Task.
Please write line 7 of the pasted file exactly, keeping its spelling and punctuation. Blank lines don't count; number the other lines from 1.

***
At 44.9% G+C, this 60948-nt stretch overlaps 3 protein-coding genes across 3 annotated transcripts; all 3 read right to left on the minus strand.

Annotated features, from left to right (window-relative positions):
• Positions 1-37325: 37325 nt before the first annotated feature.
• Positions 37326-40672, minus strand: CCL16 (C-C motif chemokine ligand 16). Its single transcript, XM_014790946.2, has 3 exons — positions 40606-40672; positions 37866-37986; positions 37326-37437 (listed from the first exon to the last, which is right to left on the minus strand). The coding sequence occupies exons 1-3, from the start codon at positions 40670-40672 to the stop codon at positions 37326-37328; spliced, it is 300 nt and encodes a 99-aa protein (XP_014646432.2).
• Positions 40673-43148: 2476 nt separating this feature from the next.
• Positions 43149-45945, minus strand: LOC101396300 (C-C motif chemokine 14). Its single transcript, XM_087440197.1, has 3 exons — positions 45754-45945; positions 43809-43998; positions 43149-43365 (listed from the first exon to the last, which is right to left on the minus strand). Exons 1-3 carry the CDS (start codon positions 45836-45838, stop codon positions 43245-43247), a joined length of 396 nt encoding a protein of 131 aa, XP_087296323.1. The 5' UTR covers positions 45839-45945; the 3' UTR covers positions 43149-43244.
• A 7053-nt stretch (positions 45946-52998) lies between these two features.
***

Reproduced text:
• A 7053-nt stretch (positions 45946-52998) lies between these two features.